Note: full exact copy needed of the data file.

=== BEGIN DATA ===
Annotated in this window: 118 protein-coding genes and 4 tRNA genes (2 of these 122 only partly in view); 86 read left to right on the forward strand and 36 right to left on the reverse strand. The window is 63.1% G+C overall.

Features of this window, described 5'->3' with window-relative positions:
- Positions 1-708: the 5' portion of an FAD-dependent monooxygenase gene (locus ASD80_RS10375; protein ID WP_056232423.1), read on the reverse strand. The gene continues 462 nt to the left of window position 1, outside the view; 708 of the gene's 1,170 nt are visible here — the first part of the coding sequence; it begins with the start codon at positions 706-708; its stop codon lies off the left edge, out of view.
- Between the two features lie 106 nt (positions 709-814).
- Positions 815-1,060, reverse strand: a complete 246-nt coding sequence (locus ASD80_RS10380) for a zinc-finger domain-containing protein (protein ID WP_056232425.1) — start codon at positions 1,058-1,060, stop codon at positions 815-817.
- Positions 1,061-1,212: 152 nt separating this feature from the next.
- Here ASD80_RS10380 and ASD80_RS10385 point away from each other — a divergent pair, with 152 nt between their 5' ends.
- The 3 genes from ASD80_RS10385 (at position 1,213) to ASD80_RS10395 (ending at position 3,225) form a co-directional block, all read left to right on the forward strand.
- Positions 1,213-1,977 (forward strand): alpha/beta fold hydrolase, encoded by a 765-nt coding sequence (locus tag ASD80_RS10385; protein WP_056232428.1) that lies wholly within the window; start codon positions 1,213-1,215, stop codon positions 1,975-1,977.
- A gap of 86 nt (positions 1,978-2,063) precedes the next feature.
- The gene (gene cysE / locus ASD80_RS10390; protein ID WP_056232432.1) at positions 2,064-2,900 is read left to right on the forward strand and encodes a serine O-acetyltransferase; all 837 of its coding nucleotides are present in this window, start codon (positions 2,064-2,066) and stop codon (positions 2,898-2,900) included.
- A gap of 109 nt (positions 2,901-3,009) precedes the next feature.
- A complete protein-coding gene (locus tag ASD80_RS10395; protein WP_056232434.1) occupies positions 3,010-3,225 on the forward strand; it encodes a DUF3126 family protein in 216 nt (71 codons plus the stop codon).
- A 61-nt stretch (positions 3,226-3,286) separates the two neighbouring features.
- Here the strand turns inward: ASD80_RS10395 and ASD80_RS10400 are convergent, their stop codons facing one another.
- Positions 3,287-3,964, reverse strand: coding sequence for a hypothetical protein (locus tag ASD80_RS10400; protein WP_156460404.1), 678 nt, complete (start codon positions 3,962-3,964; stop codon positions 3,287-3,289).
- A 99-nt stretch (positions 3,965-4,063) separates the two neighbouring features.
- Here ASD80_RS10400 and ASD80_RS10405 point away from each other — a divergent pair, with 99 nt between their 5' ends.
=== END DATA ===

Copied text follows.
Annotated in this window: 118 protein-coding genes and 4 tRNA genes (2 of these 122 only partly in view); 86 read left to right on the forward strand and 36 right to left on the reverse strand. The window is 63.1% G+C overall.

Features of this window, described 5'->3' with window-relative positions:
- Positions 1-708: the 5' portion of an FAD-dependent monooxygenase gene (locus ASD80_RS10375; protein ID WP_056232423.1), read on the reverse strand. The gene continues 462 nt to the left of window position 1, outside the view; 708 of the gene's 1,170 nt are visible here — the first part of the coding sequence; it begins with the start codon at positions 706-708; its stop codon lies off the left edge, out of view.
- Between the two features lie 106 nt (positions 709-814).
- Positions 815-1,060, reverse strand: a complete 246-nt coding sequence (locus ASD80_RS10380) for a zinc-finger domain-containing protein (protein ID WP_056232425.1) — start codon at positions 1,058-1,060, stop codon at positions 815-817.
- Positions 1,061-1,212: 152 nt separating this feature from the next.
- Here ASD80_RS10380 and ASD80_RS10385 point away from each other — a divergent pair, with 152 nt between their 5' ends.
- The 3 genes from ASD80_RS10385 (at position 1,213) to ASD80_RS10395 (ending at position 3,225) form a co-directional block, all read left to right on the forward strand.
- Positions 1,213-1,977 (forward strand): alpha/beta fold hydrolase, encoded by a 765-nt coding sequence (locus tag ASD80_RS10385; protein WP_056232428.1) that lies wholly within the window; start codon positions 1,213-1,215, stop codon positions 1,975-1,977.
- A gap of 86 nt (positions 1,978-2,063) precedes the next feature.
- The gene (gene cysE / locus ASD80_RS10390; protein ID WP_056232432.1) at positions 2,064-2,900 is read left to right on the forward strand and encodes a serine O-acetyltransferase; all 837 of its coding nucleotides are present in this window, start codon (positions 2,064-2,066) and stop codon (positions 2,898-2,900) included.
- A gap of 109 nt (positions 2,901-3,009) precedes the next feature.
- A complete protein-coding gene (locus tag ASD80_RS10395; protein WP_056232434.1) occupies positions 3,010-3,225 on the forward strand; it encodes a DUF3126 family protein in 216 nt (71 codons plus the stop codon).
- A 61-nt stretch (positions 3,226-3,286) separates the two neighbouring features.
- Here the strand turns inward: ASD80_RS10395 and ASD80_RS10400 are convergent, their stop codons facing one another.
- Positions 3,287-3,964, reverse strand: coding sequence for a hypothetical protein (locus tag ASD80_RS10400; protein WP_156460404.1), 678 nt, complete (start codon positions 3,962-3,964; stop codon positions 3,287-3,289).
- A 99-nt stretch (positions 3,965-4,063) separates the two neighbouring features.
- Here ASD80_RS10400 and ASD80_RS10405 point away from each other — a divergent pair, with 99 nt between their 5' ends.